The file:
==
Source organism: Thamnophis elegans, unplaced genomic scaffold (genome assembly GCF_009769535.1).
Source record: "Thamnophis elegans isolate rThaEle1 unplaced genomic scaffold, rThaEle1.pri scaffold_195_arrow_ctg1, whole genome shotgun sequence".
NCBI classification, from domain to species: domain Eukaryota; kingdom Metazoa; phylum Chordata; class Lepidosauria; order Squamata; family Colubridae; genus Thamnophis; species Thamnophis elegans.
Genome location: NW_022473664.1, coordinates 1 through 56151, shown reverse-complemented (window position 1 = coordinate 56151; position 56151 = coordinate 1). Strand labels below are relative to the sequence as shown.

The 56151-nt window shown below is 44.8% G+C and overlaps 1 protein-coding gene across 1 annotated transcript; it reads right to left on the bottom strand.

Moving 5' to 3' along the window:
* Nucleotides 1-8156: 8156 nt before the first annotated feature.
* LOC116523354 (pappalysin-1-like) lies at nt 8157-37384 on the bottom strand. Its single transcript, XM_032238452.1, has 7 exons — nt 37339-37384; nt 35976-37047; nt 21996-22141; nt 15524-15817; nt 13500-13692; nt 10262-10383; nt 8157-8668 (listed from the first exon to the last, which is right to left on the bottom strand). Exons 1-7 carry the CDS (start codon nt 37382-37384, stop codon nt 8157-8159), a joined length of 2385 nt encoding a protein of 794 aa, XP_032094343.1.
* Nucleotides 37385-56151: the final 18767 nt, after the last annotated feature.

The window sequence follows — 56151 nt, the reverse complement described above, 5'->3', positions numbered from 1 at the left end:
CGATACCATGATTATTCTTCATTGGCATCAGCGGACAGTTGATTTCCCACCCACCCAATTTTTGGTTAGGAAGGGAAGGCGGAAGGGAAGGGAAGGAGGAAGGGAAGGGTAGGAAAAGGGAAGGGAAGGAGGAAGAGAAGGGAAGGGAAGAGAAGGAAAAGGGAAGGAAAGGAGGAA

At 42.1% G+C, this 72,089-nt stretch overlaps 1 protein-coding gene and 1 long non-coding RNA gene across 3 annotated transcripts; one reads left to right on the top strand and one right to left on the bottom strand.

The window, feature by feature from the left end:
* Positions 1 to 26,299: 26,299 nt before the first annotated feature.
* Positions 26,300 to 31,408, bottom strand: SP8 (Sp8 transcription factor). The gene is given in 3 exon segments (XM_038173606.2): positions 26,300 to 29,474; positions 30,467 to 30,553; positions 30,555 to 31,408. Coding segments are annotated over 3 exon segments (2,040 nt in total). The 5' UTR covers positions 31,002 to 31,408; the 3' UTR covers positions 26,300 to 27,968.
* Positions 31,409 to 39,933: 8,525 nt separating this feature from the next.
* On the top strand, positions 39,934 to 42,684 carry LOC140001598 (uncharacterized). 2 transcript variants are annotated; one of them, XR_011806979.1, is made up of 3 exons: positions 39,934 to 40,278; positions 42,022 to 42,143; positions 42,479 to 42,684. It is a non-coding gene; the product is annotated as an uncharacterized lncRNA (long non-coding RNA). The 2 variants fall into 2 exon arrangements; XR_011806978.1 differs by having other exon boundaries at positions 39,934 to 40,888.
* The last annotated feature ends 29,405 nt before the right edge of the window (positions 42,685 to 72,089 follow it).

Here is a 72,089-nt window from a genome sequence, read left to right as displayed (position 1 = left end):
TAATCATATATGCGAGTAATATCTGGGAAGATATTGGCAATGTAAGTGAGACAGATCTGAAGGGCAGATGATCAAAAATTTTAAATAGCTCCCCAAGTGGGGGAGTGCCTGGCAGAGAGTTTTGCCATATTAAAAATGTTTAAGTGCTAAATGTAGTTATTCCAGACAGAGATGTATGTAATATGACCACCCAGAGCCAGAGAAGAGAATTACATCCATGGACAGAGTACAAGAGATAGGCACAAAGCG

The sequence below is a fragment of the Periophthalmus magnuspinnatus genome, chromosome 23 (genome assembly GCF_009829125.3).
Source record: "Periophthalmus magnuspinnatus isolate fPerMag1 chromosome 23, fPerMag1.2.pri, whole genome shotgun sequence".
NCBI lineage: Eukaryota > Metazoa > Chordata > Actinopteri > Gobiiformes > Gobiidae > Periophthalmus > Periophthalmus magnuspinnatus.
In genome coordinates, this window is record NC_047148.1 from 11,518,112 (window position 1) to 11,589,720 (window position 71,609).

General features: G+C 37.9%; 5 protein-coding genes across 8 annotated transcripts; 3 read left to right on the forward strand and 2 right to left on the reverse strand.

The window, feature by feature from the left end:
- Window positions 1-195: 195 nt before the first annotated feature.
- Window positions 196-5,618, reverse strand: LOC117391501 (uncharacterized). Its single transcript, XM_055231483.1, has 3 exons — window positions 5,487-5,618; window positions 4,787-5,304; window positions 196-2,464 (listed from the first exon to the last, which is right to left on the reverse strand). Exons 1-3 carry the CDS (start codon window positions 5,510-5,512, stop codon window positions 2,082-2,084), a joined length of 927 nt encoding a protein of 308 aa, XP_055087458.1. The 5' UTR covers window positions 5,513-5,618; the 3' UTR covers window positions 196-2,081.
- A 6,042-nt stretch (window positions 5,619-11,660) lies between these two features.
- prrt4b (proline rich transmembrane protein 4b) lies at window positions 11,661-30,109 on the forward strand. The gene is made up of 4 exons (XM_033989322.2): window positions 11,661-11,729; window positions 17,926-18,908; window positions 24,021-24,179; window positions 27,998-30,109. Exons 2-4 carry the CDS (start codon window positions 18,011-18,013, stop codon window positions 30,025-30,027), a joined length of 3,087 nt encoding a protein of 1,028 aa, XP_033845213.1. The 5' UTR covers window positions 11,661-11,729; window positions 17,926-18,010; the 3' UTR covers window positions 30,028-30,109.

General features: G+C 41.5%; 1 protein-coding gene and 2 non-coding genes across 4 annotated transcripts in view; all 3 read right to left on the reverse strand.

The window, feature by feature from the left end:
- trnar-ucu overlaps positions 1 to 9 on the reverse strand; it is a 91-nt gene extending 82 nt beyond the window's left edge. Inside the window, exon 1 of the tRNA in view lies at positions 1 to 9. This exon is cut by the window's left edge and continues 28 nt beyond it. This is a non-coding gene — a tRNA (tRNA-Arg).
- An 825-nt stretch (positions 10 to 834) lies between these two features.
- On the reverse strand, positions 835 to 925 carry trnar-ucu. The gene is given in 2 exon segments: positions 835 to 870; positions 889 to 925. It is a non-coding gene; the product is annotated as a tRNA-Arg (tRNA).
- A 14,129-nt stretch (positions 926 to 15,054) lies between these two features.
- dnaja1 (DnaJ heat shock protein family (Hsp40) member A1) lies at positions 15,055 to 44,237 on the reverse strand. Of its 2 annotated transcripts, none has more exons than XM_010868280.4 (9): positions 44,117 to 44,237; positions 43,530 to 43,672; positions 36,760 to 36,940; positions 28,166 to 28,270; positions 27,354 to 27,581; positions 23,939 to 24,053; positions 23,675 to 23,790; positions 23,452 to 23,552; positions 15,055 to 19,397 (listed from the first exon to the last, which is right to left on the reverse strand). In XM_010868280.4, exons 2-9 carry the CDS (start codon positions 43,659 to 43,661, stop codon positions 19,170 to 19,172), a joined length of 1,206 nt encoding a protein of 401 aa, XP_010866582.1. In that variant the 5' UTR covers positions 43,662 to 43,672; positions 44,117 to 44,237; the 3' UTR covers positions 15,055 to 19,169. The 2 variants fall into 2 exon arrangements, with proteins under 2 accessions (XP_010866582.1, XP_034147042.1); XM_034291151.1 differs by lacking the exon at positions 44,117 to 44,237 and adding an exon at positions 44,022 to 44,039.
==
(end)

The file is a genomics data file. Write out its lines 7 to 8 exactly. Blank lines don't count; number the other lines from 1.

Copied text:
* Nucleotides 1-8156: 8156 nt before the first annotated feature.
* LOC116523354 (pappalysin-1-like) lies at nt 8157-37384 on the bottom strand. Its single transcript, XM_032238452.1, has 7 exons — nt 37339-37384; nt 35976-37047; nt 21996-22141; nt 15524-15817; nt 13500-13692; nt 10262-10383; nt 8157-8668 (listed from the first exon to the last, which is right to left on the bottom strand). Exons 1-7 carry the CDS (start codon nt 37382-37384, stop codon nt 8157-8159), a joined length of 2385 nt encoding a protein of 794 aa, XP_032094343.1.